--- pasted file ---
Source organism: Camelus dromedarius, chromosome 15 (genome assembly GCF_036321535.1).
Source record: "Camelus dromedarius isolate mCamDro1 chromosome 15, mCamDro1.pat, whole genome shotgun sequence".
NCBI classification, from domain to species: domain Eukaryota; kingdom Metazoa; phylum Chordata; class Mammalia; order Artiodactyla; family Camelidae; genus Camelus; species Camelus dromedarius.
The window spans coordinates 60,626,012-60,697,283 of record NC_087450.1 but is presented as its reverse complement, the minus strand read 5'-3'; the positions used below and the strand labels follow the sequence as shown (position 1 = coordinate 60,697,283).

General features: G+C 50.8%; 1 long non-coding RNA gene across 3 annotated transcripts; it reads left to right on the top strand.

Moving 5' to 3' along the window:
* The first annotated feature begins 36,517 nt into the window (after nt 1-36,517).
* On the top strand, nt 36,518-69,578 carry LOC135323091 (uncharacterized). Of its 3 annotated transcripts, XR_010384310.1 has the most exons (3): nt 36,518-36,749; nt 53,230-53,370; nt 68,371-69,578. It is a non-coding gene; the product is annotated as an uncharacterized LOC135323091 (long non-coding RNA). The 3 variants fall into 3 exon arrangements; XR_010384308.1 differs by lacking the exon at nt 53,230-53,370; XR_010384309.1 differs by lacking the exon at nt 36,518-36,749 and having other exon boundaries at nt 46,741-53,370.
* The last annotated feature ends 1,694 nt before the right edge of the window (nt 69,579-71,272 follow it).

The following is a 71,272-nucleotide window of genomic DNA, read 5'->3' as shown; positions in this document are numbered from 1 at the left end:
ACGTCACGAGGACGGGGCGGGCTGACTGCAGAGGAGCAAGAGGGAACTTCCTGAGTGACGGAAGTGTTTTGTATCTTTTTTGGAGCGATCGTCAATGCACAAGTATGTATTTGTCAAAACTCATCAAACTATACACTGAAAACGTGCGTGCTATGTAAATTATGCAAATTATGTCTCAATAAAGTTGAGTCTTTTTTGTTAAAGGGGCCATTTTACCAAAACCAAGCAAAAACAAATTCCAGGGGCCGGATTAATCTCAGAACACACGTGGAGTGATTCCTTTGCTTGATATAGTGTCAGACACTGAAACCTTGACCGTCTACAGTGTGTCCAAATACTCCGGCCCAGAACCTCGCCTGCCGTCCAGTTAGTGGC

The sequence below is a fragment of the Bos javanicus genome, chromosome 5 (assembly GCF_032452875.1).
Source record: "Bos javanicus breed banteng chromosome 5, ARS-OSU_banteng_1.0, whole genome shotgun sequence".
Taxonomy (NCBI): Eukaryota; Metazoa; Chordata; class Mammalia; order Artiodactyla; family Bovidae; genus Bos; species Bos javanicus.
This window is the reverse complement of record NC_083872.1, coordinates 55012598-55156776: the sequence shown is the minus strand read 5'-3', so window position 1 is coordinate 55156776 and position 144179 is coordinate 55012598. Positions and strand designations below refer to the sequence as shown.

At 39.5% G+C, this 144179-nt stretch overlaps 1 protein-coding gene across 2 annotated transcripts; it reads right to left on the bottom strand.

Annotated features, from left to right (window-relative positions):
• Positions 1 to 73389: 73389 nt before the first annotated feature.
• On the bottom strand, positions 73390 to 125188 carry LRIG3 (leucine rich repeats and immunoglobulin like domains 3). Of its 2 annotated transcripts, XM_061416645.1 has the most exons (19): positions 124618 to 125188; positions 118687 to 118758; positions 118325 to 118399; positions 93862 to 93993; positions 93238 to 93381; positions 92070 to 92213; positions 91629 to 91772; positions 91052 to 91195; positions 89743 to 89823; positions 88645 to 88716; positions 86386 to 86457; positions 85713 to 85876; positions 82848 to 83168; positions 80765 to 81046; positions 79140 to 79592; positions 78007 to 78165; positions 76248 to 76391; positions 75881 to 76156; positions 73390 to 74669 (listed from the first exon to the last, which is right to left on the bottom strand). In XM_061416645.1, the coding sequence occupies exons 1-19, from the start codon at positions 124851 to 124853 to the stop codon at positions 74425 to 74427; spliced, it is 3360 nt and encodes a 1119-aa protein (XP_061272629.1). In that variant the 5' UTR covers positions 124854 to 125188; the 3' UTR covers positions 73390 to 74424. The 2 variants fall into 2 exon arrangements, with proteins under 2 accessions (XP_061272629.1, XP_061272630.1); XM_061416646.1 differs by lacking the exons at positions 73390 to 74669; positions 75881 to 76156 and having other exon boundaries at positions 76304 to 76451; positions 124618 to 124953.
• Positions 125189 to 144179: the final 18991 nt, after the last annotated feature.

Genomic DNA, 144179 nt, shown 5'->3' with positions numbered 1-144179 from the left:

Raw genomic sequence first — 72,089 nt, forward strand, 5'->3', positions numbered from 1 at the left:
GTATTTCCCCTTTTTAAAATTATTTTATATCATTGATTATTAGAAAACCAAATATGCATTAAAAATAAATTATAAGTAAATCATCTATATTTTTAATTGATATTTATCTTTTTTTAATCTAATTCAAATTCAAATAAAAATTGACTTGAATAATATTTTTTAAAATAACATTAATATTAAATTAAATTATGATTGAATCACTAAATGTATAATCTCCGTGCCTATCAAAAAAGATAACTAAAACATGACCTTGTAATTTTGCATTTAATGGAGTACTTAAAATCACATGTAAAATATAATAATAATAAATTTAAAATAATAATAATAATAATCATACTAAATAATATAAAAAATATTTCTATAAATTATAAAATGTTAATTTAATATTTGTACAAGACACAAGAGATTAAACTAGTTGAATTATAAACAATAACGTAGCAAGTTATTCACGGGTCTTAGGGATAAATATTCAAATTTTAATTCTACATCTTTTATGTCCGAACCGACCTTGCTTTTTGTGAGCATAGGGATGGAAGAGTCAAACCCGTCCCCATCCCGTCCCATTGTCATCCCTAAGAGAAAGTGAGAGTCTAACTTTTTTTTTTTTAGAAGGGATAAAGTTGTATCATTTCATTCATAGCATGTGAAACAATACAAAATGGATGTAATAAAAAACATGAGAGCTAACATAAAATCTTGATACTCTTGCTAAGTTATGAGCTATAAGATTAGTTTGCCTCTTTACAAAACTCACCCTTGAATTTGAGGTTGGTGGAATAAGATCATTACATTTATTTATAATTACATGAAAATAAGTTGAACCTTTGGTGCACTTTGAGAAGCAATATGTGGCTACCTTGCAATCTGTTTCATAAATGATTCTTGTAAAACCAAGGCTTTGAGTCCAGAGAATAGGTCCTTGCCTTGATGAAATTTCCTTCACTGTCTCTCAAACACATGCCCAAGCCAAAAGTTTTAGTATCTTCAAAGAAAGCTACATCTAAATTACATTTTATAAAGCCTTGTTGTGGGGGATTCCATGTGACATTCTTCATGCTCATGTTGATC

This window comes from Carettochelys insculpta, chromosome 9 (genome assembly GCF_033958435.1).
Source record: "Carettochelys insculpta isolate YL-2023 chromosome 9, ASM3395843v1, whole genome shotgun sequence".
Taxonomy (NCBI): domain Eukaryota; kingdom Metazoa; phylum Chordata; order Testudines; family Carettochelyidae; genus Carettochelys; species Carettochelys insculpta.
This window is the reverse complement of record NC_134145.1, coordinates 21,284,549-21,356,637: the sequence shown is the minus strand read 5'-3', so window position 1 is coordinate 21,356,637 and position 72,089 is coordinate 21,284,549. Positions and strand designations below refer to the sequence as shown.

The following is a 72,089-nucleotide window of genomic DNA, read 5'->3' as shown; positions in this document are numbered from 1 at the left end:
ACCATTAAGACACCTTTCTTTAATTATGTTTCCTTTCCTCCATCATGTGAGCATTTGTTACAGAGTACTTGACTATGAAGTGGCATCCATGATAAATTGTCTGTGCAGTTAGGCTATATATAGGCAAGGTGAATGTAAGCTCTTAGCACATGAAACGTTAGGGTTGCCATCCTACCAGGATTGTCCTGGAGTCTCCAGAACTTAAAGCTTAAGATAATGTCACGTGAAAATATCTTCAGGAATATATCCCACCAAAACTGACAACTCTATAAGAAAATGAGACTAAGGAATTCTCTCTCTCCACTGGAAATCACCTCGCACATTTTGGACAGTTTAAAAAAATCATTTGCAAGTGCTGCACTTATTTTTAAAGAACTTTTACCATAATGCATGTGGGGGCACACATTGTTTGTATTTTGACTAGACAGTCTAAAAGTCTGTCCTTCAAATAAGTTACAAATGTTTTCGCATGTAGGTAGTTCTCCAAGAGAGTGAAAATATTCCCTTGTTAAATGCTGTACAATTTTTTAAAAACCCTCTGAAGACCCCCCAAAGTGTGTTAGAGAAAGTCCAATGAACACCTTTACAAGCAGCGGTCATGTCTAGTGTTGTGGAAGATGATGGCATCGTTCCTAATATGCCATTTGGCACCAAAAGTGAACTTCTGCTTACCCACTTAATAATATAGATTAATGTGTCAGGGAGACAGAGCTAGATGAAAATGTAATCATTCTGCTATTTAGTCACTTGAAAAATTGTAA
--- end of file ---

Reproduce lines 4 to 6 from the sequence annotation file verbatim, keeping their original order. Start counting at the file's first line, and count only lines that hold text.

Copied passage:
The window spans coordinates 60,626,012-60,697,283 of record NC_087450.1 but is presented as its reverse complement, the minus strand read 5'-3'; the positions used below and the strand labels follow the sequence as shown (position 1 = coordinate 60,697,283).

General features: G+C 50.8%; 1 long non-coding RNA gene across 3 annotated transcripts; it reads left to right on the top strand.

Moving 5' to 3' along the window: